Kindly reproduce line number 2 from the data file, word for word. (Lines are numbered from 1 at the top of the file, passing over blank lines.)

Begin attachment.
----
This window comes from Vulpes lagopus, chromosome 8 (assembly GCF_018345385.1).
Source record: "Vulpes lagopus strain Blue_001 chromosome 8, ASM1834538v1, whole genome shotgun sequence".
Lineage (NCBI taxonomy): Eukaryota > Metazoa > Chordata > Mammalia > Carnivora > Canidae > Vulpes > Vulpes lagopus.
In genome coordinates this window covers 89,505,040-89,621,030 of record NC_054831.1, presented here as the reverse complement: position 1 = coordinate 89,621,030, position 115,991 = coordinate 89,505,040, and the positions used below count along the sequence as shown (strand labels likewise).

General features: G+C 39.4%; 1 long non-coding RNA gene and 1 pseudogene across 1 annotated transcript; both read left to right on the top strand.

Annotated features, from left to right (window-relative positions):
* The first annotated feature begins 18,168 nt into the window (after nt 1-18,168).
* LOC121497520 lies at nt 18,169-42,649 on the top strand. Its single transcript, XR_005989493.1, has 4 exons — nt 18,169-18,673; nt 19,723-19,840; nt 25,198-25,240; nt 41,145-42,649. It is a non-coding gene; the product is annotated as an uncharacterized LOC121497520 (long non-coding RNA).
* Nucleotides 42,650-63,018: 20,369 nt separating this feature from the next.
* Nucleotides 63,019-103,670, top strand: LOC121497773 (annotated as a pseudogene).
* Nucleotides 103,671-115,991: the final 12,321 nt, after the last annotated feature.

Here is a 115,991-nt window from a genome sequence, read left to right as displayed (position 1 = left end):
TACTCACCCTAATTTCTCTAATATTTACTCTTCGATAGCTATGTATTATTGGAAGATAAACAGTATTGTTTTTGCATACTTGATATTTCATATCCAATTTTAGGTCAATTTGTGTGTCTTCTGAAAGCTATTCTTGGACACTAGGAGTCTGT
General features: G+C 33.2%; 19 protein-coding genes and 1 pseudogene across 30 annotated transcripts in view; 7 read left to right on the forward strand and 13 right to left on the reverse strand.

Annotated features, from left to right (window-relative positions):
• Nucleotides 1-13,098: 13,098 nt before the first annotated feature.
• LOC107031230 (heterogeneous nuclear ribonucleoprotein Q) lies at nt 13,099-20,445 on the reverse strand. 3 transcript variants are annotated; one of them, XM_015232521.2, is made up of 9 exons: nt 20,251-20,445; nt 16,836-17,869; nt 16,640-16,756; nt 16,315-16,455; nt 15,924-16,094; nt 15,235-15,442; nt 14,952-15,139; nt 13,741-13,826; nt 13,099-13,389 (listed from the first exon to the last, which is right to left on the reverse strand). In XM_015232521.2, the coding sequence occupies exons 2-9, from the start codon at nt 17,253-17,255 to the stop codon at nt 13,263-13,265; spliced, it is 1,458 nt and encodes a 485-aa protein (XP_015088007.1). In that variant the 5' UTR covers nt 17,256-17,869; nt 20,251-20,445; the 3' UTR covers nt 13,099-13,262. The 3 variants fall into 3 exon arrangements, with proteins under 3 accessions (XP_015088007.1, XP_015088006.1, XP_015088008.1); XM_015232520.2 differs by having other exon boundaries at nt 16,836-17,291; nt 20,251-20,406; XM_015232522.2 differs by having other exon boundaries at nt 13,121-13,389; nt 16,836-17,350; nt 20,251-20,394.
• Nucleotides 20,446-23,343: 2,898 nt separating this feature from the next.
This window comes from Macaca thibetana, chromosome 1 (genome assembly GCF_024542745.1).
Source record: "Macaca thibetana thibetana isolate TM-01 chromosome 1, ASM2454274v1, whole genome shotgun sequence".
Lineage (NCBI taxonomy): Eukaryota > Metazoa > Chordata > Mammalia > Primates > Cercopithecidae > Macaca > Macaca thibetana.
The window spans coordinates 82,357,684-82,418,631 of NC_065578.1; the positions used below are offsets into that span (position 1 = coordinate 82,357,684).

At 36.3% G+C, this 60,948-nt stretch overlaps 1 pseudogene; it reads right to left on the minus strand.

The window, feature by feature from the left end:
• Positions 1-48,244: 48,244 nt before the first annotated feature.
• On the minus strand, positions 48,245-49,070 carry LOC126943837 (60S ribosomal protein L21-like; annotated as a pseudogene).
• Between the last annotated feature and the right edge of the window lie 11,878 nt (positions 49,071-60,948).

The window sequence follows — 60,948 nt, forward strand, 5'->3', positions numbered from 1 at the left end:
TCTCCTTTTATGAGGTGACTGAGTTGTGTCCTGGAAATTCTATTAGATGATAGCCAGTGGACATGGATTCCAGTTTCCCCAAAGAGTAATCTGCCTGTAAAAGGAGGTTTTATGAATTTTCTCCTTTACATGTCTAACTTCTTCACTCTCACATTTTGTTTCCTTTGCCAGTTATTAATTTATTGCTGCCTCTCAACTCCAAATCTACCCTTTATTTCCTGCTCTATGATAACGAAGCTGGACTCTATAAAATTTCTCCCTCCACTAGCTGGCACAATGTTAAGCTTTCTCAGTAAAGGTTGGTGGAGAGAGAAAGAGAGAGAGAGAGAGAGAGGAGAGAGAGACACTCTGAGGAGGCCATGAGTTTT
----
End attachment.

Source record: "Vulpes lagopus strain Blue_001 chromosome 8, ASM1834538v1, whole genome shotgun sequence".